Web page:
The thermistor is very fragile, so handle it with caution.

Open a satchel of fire cement at one corner with scissors:
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Screw the nozzle into the aluminium heater block, and cover the nozzle with Kapton tape, masking tape or anything else:
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This will ensure that the nozzle itself does not get any fire cement stuck to it. That way you can disassemble it later, when you want to clean the extruder or change the nozzle (eg: from 0.5mm to 0.35mm). Cover the top of the nozzle too, to avoid getting any fire cement into the nozzle. Remember that the nozzle has a really tiny opening, and any contamination can block it.

Take a piece of A4 paper and fold it into 8 layers total:
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That makes sure you have some clearence between the nozzle and the firecement.
Here is it prepared:
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If you are building more hot-ends at once, the best preparing them for firecementing:
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Take the previously assembled thermistor with wires:
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Put fire cement on the aluminium heater, and push the thermistor into the small hole in the heater block. Be careful not to let the leads of the thermistor touch each other or make contact with the heater block.
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Now you have two possibilities. You can either let the fire cement dry by itself at room temperature for 24 hours or more. OR you can heat it up using the power resistor and 12V power source.
If you choose the second option, the fire cement dries within 5 minutes. But do it carefully, because if you overheat it (>280C), you can kill the thermistor.

Until the fire cement has completely dried, the readings from the thermistor will be wrong. It may display 140-160C at room temperature. Once the nozzle has been heated up to 240C, the thermistor will report correct temperatures, as the fire cement will be completely dry.

Here is the heating setup:
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Any 12V power source will do, polarity is not important.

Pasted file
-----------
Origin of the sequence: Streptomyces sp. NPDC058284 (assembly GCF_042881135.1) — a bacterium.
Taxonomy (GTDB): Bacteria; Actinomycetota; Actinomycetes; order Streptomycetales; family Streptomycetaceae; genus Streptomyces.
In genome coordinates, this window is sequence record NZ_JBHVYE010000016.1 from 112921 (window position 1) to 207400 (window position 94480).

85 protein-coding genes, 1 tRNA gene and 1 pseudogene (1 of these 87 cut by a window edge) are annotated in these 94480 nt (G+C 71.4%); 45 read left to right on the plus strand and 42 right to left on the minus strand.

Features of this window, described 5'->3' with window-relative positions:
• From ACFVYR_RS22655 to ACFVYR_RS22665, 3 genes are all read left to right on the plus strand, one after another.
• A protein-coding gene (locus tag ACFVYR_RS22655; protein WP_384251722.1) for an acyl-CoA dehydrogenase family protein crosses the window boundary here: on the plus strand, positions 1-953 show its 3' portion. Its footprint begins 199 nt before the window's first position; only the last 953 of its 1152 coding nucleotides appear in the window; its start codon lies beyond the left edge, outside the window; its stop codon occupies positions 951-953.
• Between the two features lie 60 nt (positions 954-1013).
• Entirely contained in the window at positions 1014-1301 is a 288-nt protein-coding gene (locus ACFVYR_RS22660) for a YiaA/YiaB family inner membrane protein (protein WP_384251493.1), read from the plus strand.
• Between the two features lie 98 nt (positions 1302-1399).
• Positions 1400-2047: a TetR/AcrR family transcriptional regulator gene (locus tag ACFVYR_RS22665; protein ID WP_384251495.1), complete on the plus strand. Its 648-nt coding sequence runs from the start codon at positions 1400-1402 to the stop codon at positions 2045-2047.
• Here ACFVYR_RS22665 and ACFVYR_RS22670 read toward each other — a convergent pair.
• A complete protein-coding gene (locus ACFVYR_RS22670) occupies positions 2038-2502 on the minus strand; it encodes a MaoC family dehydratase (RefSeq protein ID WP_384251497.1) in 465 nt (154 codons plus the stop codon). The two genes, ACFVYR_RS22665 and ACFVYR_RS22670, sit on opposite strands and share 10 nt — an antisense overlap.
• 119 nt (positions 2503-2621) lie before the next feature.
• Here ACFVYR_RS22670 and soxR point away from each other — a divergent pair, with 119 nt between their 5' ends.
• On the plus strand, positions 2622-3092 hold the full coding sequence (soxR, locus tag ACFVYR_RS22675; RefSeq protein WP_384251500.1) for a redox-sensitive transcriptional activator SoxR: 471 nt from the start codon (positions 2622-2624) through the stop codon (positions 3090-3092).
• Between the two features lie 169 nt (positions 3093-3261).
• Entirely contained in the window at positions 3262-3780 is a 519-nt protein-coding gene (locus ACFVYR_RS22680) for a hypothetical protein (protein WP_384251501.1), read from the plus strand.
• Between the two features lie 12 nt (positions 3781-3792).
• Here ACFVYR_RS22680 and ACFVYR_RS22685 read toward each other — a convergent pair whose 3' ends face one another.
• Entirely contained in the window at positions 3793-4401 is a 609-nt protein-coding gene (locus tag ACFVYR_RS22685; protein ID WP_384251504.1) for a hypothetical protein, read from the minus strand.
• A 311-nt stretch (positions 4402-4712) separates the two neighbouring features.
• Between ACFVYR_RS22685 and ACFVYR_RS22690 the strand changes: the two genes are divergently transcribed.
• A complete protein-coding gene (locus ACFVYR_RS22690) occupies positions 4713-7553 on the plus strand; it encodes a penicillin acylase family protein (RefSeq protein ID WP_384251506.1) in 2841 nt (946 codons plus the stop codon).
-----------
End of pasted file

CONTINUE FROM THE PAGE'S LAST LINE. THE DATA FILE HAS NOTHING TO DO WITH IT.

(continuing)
Heating in progress:
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Here are two nozzles done:
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Remove the (Kapton) tape:
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Building the extruder

Here are the things left to mount:
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Attach the stainless steel triangle and the heat insulation disk together with three spacers and nuts:
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Here is another view:
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Screw the PEEK insulator into the nozzle as firmly as possible. You can use two pairs of pliers too. This is important because the PEEK insulator must form a seal to prevent plastic leaking out.
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Take the sleeves for the thermistor and slide them onto the thermistor's wires:
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Repeat wit the sleeves for the power resistor wires:
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Thread the wires through the appropriate holes in the heat insulation disk:
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Bend each heater wire into an S-shape. It helps to secure the nozzle, and also prevents heat going upward:
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Take the copper pipe cap:
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Put the PTFE tube into the PEEK insulator, and put the copper cap on it:
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Slide the aluminium tube onto the PTFE:
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Put the two bottom mdf disks on. You should insert the M5 bolts into the disks at this point. The bolts are trapped in the hot end so that they cannot be lost.
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Stack on the remaining two MDF disks, and attach them with the 3 M3 bolts.
((Todo: Some images missing here.))

Bend the wires into an S-shape through the disks. This prevents the thermistor wires from accidentally breaking.
(please note that this picture displays 3 disks. You should have 4 in the kit. Depending on your printer's z-axis, you should use either 3 or 4 disks. )
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((TODO: replace the image with the final 4 disk version)

Cut all 4 wires to the same length:
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Strip the end of all wires:
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Wet the tips of the wires with solder:
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Remove any solder blobs from the ends of the wires.

Wet the molex connector's pins with solder:
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Slide a short length of heat shrink tubing onto each wire, and solder the wires to the molex connectors.
With a match or other heat source, heat the heat shrink tubing to finish the hot-end.
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Here is the final hot-end:
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Improvements

You can improve the heatsink by using a dremel. This way you can increase the heatsink surface, and also help the air flow around the aluminium tube: